If ever a behavior was misunderstood, it's a dog’s propensity to lift the leg and territory mark. For a pet parent, this is infuriating behavior as it is unhygienic, smelly, and can ruin your best furniture. This frustration often leads to punishment, with the perpetrator being shouted out or smacked. However, when you realize what’s really going through the dog’s mind, things take on a different complexion.
Your dog is not trying to assert himself, dominate, or damage your possessions. No. He’s advertising that he’s prepared to protect his patch…including you. For example, the dog who territory marks in a corridor may be protecting his owners' bedrooms, and in doggy speak saying how he’ll defend you from intruders. Or else, there is the anxious dog that pees on your sports bag because it smells of the outdoors and he wants reassurance.
Of course, none of this is particularly comforting to a pet parent with a pee problem, but when retraining it’s important to understand that protection or anxiety are at the heart of the problem.
Breaking a territory marking habit is a complex task. It requires you to remove lingering odors that draw the dog back, prevent boredom, and build the dog’s confidence. And oh yes, did we mention neutering? Desexing is an important part of reducing the hormonal urge to mark.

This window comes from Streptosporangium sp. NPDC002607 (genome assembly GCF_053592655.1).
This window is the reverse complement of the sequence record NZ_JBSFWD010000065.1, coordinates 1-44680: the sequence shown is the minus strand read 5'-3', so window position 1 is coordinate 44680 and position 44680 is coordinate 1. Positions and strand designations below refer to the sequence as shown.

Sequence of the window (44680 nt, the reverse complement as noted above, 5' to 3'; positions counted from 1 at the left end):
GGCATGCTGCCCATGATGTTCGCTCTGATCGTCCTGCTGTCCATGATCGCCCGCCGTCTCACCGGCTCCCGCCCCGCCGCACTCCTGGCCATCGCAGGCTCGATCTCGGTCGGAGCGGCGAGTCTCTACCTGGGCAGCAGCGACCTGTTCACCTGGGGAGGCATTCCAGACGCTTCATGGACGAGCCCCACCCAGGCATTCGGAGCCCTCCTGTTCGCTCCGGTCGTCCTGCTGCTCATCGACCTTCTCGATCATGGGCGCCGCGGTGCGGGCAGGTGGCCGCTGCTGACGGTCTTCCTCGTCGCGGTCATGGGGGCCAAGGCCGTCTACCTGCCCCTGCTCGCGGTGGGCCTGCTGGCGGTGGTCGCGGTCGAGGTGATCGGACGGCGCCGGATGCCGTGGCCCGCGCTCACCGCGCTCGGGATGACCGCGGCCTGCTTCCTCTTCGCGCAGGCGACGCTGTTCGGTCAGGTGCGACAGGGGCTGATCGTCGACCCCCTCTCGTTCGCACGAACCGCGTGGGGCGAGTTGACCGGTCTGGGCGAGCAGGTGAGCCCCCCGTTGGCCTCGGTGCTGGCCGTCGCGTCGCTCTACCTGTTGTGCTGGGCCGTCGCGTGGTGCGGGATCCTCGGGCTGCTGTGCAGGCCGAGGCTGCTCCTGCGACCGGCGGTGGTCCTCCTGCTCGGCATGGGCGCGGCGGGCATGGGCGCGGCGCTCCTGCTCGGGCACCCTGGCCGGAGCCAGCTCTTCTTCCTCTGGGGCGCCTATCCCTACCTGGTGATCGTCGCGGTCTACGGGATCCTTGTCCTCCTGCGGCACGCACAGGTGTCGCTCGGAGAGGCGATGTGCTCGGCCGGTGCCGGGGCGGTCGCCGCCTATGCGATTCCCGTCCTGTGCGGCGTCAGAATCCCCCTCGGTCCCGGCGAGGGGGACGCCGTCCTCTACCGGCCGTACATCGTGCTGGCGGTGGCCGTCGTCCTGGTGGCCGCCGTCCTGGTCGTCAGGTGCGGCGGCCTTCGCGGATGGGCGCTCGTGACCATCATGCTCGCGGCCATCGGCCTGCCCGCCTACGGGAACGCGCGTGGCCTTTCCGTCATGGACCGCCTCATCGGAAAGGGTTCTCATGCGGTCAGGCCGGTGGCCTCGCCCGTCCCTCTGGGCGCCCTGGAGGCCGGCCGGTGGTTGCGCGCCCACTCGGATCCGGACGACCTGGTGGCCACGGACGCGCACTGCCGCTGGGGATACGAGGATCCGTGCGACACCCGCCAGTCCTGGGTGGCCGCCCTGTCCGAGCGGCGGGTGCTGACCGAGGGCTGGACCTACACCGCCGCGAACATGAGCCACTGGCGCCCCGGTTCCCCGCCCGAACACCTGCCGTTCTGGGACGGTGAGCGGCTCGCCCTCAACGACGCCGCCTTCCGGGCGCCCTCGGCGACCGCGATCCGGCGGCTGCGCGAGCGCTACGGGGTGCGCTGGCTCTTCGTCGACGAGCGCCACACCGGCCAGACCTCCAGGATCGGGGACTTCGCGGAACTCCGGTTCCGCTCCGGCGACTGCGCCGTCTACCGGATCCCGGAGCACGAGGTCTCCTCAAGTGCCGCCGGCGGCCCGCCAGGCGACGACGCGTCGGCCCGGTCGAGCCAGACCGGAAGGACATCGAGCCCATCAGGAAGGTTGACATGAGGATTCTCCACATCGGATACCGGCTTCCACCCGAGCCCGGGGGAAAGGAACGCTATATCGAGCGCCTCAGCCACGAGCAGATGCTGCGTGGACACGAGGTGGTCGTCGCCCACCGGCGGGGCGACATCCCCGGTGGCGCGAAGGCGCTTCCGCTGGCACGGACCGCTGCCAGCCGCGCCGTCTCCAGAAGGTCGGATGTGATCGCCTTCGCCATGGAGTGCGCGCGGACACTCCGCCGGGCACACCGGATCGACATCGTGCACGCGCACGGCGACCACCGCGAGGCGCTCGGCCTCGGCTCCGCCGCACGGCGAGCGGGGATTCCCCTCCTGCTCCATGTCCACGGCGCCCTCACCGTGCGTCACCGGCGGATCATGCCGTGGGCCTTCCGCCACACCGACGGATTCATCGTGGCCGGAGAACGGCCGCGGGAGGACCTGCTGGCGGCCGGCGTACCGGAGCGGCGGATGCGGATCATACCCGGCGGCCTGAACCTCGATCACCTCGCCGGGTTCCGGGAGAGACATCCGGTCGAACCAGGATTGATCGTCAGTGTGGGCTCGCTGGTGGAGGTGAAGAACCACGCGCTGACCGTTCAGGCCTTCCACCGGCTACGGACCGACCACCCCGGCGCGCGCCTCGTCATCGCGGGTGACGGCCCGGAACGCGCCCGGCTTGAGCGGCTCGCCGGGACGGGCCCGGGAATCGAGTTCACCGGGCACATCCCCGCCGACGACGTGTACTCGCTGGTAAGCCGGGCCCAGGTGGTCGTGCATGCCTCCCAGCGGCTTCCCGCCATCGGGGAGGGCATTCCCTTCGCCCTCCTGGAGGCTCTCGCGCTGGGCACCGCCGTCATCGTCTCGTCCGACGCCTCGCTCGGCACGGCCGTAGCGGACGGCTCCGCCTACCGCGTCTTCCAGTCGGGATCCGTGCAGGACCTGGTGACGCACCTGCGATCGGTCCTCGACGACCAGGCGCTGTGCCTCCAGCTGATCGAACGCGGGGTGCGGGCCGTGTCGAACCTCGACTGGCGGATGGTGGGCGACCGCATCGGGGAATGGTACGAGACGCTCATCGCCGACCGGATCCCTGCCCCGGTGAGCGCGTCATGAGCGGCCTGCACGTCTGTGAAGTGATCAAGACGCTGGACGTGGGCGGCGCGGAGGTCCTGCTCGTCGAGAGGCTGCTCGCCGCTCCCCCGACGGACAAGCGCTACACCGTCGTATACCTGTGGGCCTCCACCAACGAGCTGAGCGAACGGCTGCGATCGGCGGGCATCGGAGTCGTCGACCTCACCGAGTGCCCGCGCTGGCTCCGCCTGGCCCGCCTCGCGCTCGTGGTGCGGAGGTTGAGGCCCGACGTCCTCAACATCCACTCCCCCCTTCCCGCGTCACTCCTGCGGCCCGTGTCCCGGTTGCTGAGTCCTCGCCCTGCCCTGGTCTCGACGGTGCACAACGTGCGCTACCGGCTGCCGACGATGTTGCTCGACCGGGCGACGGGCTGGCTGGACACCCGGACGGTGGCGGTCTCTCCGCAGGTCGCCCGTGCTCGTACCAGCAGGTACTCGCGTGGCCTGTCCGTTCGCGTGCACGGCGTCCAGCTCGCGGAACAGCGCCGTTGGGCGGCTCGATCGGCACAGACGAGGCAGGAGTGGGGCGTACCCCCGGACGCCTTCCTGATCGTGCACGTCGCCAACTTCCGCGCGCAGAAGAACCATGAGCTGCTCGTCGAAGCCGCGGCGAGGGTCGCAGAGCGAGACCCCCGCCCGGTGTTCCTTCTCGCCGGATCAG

Retraining is deceptively difficult, as it requires complete consistency of command, plus constant vigilance to prevent marking before it happens. The pet parent needs to stay one step ahead of the dog, by anticipating trigger points and eliminating them.
Also, if your dog used to be well house trained and has recently started territory marking, get him checked by a vet. You should never assume the problem is behavioral until you know for sure he isn't suffering from a urinary infection which catches him short.
You will need:
Training a dog not to scent mark is a lot like potty training a puppy, so be prepared to be proactive and prevents accidents before they happen.
My rescue dog has never peed in my house. However, when I take him out to public places, or to others houses where dogs live or have lived, he is constantly marking his territory indoors. How do I teach him that all indoors, not just our home are not places to pee?